[linux-elitists] How about a fork of Jessie without systemd?

Tomasz Rola rtomek at ceti.pl
Mon May 23 14:51:53 PDT 2016


On Sun, May 15, 2016 at 10:18:13AM -0700, Don Marti wrote:
> begin Greg KH quotation of Sun, May 15, 2016 at 02:14:22AM +0200:
> > On Sat, May 14, 2016 at 04:38:49PM -0700, Ed Carp wrote:
> > > I'm particularly annoyed by systemd, period. Nothing wrong with the
> > > way things were
> > 
> > You are kidding, right?  Have you ever worked at that level?  Tried to
> > manage processes and services in a sane manner?  I've been dealing with
> > that problem since my first paid Linux job in 2000, and it didn't get
> > finally resolved until systemd.  There were lots of things wrong with
> > how things "were" before, perhaps you never worked down there?
> 
> I have written both init scripts and systemd unit
> files, for server-side packages of comparable
> complexity.  From the point of view of the package
> maintainer, systemd does have an edge.  You're writing
> fewer total lines and telling a well-documented
> program what to do, not invoking shell functions that
> can run arbitrary stuff.

Oh. I am not sure if this is good idea to chime in, but this sorry
thread is itching me and I somehow cannot resist. Sorry, everybody.

So you are happy with systemd, fine. And you claim it is
great. Cool. Myself, I could not care less if it is good or bad, given
that I have no technical need it could help me to with. But I have to
care, because judging how things seem to be I expect there will be
growing pressure to lock Linux in. It is possible - for a while - to
have init processes as they used to be, but this is not going to
last. Gentoo and Slackware will have to adopt systemd too, sooner or
later. And everybody who is going to run Linux kernel will have to run
systemd.

At least this is how I see it.

But IMHO it does not make you right, only self rightuous. You are the
one who asked in earlier post what is a non-systemd way of turning
Linux laptop into an alarm clock. And I would say, the non-systemd way
is to ask a question first, like "why on Earth would I want to do such
thing".

Ruben Safir, if you are reading this: it looks to me that you are
making an error too. Linux is already lost. Systemd has been adopted
into it. There were many people who made such decision, they probably
had a good reason to force it their way, majority had no reason to
oppose, and you are wasting your time. No amount of talking will undo
this change, because there were strong players (I do not know names,
does it matter?) who wanted this change to happen and so it
happened. Either accept the facts and love systemd or accept the facts
and move to another platform, where hopefully majority is still
unspoiled. FreeBSD seems to me like a good choice and if not, I can
either improve it a bit or move on, whereas I have not much
interest in improving systemd. There is still some time (medicine
calls it "grace period") before I will have to run systemd with no opt
out. The last two or so system upgrades (Debian) forced me to chase
and kill some unwanted demons (they trashed my logs with garbage,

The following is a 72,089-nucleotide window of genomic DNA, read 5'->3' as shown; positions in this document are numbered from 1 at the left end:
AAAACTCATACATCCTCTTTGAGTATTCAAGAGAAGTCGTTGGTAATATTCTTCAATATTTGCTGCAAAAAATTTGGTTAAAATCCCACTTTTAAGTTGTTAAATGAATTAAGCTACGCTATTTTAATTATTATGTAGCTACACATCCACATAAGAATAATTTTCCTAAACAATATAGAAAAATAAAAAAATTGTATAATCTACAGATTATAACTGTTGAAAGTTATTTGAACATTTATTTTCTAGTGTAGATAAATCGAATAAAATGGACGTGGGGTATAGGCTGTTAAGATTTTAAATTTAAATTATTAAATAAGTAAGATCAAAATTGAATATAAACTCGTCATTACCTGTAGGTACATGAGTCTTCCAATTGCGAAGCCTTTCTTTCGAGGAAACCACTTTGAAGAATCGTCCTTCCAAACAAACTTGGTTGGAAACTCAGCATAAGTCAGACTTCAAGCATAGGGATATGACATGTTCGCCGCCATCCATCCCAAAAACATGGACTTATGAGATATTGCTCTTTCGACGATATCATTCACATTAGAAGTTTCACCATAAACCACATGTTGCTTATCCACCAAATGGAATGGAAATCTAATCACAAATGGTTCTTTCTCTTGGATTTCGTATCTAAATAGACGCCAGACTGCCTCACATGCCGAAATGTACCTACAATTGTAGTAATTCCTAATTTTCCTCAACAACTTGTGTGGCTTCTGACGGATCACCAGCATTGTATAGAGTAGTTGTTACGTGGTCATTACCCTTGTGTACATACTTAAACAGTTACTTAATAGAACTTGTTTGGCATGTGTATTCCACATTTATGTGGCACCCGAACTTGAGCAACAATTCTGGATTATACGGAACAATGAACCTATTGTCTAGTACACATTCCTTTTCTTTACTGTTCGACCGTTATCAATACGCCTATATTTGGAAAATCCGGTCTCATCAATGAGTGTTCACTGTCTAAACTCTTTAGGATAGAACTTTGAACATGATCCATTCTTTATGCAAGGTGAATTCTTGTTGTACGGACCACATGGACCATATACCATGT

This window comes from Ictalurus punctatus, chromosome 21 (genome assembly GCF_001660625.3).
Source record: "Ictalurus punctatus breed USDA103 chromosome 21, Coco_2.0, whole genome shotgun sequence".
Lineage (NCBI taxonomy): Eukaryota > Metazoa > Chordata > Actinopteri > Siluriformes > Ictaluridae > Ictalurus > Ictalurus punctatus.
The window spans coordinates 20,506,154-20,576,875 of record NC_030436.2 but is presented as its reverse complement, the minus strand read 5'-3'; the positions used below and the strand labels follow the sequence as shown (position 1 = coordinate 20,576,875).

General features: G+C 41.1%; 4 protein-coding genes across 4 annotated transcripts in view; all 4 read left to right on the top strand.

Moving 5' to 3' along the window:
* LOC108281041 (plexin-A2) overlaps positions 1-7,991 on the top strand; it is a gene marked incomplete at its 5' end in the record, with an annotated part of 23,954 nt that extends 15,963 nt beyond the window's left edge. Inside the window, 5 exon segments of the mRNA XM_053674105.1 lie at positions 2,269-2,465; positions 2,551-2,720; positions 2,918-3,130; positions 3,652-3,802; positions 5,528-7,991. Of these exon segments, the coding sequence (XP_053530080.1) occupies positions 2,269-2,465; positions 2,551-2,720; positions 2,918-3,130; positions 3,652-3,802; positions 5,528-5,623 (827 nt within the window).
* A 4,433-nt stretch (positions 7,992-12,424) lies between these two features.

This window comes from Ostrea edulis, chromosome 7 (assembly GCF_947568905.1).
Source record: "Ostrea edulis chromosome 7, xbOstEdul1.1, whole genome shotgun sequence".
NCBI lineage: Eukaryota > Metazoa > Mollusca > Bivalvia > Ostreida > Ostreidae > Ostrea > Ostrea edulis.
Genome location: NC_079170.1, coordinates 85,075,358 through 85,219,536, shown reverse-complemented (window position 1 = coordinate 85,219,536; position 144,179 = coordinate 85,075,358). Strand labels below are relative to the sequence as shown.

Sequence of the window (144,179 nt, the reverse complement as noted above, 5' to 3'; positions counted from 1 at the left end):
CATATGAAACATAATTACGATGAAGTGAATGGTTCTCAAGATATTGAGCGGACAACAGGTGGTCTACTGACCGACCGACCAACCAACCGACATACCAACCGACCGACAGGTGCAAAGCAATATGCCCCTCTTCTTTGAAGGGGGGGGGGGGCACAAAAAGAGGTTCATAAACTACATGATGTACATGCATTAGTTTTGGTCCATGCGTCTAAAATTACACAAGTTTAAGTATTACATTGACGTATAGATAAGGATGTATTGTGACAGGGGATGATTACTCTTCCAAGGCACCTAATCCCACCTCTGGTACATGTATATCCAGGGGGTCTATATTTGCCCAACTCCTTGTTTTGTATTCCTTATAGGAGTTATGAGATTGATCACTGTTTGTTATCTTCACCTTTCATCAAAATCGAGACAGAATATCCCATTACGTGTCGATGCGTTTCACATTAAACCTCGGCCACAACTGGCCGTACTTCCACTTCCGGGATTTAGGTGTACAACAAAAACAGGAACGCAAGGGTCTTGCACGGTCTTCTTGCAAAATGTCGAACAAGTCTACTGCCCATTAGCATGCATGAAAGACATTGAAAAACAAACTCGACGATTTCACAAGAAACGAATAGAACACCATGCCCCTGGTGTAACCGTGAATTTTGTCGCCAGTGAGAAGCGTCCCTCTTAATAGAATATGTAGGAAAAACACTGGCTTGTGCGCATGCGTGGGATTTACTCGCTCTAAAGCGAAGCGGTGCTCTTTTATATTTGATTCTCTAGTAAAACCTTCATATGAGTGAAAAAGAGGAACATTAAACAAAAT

fucked with some software and refused to die and maybe some more). The
writing was on the wall for years, I should have seen it earlier.

[...]
> > > - systemd goes completely against the Unix idea of one
> > > small utility doing one thing well, and it just comes across as change
> > > for the sake of change as a monument to someone's ego.
> > 
> > Really, you want to drag this old disputed argument out again?  Tell me
> > how your old init system was a "do one thing well" program?
> 
> I don't get the "Unix Philosophy" thing.

I do not care about "philosophy" all that much, but thing either does
a job, or can be improved or it does not do the job *I* want it to do
and should be replaced (and in such case, little does it matter how
many other things it does because I do not need them).

> Posts about "this functionality is broken on systemd
> but not OpenRC" are great, but "Unix Philosophy"?
> What did that get us?  A bunch of failing vendors in
> the 1990s, and the inevitability of Windows NT.

Windows NT, being touted as UNIX killer by marketing reps? And
silently discouraged by sales reps (because it was not doing the
advertised job). The one who required separate cpu for each service
ran (like, you wanted ftp, http and mail - buy 4-cpu machine or spend
rest of your life trying to log in, but even many cpu could not help
much). Windows "Not Today"? 

So this is what inevitable things look like.

>   http://gabriellacoleman.org/blog/?p=1729
> 
> The "philosophers" of Unix let themselves be rounded
> up and made irrelevant.

There are many kinds of philosophers.

[...]
> 
> > Remember back when Linux users were the ones pushing the boundries of
> > things, solving real problems and being happy to handle major changes in
> > the quest to making something better?  I sure do.  The real question is
> > why have the others on this list, who have been complaining about a
> > system library being replaced that they didn't have anything to do with,
> > have forgotten about why they started using Linux in the first place.
> 
> One cool systemd feature that I want to try is
> multiseat:
> 
>   https://bluehatrecord.wordpress.com/2015/01/15/multiseat-configuration-in-fedora-21/

Yes? If I am right, this was being done with X-server since 1980-ties
and with text terminals since about half a century. Wake me up when
you can do "multiseat" across a continent.

-- 
Regards,
Tomasz Rola

--
** A C programmer asked whether computer had Buddha's nature.      **
** As the answer, master did "rm -rif" on the programmer's home    **
** directory. And then the C programmer became enlightened...      **
**                                                                 **
** Tomasz Rola          mailto:tomasz_rola at bigfoot.com             **


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